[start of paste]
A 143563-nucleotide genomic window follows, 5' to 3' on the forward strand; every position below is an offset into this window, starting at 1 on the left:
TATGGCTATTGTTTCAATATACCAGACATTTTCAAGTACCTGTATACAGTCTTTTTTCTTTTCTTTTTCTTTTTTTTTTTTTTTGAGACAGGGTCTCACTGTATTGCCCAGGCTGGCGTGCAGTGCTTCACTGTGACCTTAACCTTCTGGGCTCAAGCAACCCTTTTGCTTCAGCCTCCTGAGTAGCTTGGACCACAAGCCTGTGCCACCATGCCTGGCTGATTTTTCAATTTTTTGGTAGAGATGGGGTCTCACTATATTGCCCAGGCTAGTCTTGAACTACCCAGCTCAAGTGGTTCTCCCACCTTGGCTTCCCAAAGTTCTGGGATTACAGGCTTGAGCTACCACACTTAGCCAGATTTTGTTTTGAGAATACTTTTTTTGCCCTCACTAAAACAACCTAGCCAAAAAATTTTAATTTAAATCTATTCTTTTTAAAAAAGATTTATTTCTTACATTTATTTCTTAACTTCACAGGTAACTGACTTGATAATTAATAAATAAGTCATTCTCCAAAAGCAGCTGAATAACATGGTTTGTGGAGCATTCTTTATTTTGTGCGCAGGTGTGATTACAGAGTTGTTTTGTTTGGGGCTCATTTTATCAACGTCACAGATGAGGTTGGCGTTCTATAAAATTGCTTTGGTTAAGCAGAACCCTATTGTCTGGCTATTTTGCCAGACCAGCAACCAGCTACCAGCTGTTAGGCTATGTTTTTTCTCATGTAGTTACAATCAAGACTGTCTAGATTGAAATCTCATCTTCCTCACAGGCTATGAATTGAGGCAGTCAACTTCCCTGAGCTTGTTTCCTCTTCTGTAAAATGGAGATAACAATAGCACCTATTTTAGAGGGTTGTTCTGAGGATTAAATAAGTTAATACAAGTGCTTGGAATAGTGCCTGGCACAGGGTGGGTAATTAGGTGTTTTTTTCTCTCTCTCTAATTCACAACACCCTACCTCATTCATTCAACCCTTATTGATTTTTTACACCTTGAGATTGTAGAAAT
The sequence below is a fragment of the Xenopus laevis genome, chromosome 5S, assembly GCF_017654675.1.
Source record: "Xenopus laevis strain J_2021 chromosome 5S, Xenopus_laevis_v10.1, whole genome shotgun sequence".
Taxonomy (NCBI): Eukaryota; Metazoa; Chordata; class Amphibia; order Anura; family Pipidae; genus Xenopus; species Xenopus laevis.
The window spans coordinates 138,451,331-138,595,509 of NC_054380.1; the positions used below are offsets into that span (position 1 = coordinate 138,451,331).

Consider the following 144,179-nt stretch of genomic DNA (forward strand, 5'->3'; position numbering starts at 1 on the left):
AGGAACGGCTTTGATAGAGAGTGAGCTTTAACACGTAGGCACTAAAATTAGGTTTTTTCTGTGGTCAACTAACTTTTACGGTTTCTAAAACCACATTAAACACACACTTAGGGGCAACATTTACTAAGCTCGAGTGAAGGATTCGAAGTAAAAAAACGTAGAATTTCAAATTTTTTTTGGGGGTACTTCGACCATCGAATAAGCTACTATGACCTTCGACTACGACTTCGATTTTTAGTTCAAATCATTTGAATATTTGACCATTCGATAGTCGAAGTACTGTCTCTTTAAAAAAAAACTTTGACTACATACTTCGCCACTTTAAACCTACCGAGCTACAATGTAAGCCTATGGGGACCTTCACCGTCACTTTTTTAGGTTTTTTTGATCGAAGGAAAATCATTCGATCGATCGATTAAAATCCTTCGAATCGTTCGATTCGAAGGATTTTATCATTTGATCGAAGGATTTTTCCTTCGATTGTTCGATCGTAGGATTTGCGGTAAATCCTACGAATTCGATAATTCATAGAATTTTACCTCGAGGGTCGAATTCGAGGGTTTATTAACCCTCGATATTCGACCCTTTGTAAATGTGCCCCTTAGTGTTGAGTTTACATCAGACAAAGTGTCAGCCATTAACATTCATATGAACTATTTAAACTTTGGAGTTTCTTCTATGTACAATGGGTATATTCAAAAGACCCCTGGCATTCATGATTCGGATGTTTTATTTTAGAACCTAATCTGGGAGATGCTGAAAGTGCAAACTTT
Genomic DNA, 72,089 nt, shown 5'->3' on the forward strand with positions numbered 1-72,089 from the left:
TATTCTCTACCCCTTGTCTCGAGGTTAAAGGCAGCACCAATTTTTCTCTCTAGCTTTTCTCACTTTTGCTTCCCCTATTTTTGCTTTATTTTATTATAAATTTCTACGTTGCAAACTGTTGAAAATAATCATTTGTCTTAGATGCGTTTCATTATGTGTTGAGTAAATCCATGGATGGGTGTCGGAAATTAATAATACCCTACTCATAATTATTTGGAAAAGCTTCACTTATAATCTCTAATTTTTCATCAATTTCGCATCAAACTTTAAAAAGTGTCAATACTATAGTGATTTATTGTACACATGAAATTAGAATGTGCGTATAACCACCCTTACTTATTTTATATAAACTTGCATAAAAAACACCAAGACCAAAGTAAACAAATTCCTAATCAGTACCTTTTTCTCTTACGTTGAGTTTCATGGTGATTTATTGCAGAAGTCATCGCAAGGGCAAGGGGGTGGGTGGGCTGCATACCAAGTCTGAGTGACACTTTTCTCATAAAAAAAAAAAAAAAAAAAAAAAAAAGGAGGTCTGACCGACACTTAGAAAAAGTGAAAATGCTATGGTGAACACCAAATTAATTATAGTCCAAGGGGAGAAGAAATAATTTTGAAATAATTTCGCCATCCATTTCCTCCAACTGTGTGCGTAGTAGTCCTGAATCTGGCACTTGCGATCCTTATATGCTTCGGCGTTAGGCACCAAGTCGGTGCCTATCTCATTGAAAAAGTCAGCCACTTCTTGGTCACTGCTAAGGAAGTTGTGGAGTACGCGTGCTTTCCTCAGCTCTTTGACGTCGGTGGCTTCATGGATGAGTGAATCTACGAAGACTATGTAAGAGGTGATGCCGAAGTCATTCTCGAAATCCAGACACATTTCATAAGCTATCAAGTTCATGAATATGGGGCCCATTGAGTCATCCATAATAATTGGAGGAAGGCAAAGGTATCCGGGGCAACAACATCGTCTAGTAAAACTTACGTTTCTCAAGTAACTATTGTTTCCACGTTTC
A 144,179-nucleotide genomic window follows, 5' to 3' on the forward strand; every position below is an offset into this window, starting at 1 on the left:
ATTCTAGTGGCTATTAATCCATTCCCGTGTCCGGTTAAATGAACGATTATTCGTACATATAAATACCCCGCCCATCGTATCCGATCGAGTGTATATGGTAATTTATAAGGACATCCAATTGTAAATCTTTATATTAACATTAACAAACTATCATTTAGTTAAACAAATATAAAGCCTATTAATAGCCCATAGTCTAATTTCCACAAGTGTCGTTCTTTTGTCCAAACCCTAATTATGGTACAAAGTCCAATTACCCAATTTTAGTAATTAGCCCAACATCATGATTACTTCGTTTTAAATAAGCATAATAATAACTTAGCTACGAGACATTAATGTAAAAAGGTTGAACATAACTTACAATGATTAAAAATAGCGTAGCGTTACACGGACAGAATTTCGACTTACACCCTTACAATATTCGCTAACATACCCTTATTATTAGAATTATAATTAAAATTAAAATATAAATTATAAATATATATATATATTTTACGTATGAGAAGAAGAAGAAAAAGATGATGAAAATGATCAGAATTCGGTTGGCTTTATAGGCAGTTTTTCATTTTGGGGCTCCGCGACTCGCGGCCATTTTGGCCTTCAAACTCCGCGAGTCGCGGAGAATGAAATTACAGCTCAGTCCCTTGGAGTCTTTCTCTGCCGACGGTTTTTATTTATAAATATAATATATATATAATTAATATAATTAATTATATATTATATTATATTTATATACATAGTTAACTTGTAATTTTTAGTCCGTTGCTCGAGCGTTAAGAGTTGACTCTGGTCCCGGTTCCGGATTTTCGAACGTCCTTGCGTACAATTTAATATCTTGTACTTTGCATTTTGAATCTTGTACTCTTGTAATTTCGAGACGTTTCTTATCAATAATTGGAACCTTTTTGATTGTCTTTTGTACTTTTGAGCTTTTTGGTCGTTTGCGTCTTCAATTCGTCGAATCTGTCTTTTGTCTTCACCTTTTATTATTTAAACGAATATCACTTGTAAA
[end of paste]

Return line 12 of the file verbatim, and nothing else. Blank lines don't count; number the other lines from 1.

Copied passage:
ATTCTAGTGGCTATTAATCCATTCCCGTGTCCGGTTAAATGAACGATTATTCGTACATATAAATACCCCGCCCATCGTATCCGATCGAGTGTATATGGTAATTTATAAGGACATCCAATTGTAAATCTTTATATTAACATTAACAAACTATCATTTAGTTAAACAAATATAAAGCCTATTAATAGCCCATAGTCTAATTTCCACAAGTGTCGTTCTTTTGTCCAAACCCTAATTATGGTACAAAGTCCAATTACCCAATTTTAGTAATTAGCCCAACATCATGATTACTTCGTTTTAAATAAGCATAATAATAACTTAGCTACGAGACATTAATGTAAAAAGGTTGAACATAACTTACAATGATTAAAAATAGCGTAGCGTTACACGGACAGAATTTCGACTTACACCCTTACAATATTCGCTAACATACCCTTATTATTAGAATTATAATTAAAATTAAAATATAAATTATAAATATATATATATATTTTACGTATGAGAAGAAGAAGAAAAAGATGATGAAAATGATCAGAATTCGGTTGGCTTTATAGGCAGTTTTTCATTTTGGGGCTCCGCGACTCGCGGCCATTTTGGCCTTCAAACTCCGCGAGTCGCGGAGAATGAAATTACAGCTCAGTCCCTTGGAGTCTTTCTCTGCCGACGGTTTTTATTTATAAATATAATATATATATAATTAATATAATTAATTATATATTATATTATATTTATATACATAGTTAACTTGTAATTTTTAGTCCGTTGCTCGAGCGTTAAGAGTTGACTCTGGTCCCGGTTCCGGATTTTCGAACGTCCTTGCGTACAATTTAATATCTTGTACTTTGCATTTTGAATCTTGTACTCTTGTAATTTCGAGACGTTTCTTATCAATAATTGGAACCTTTTTGATTGTCTTTTGTACTTTTGAGCTTTTTGGTCGTTTGCGTCTTCAATTCGTCGAATCTGTCTTTTGTCTTCACCTTTTATTATTTAAACGAATATCACTTGTAAA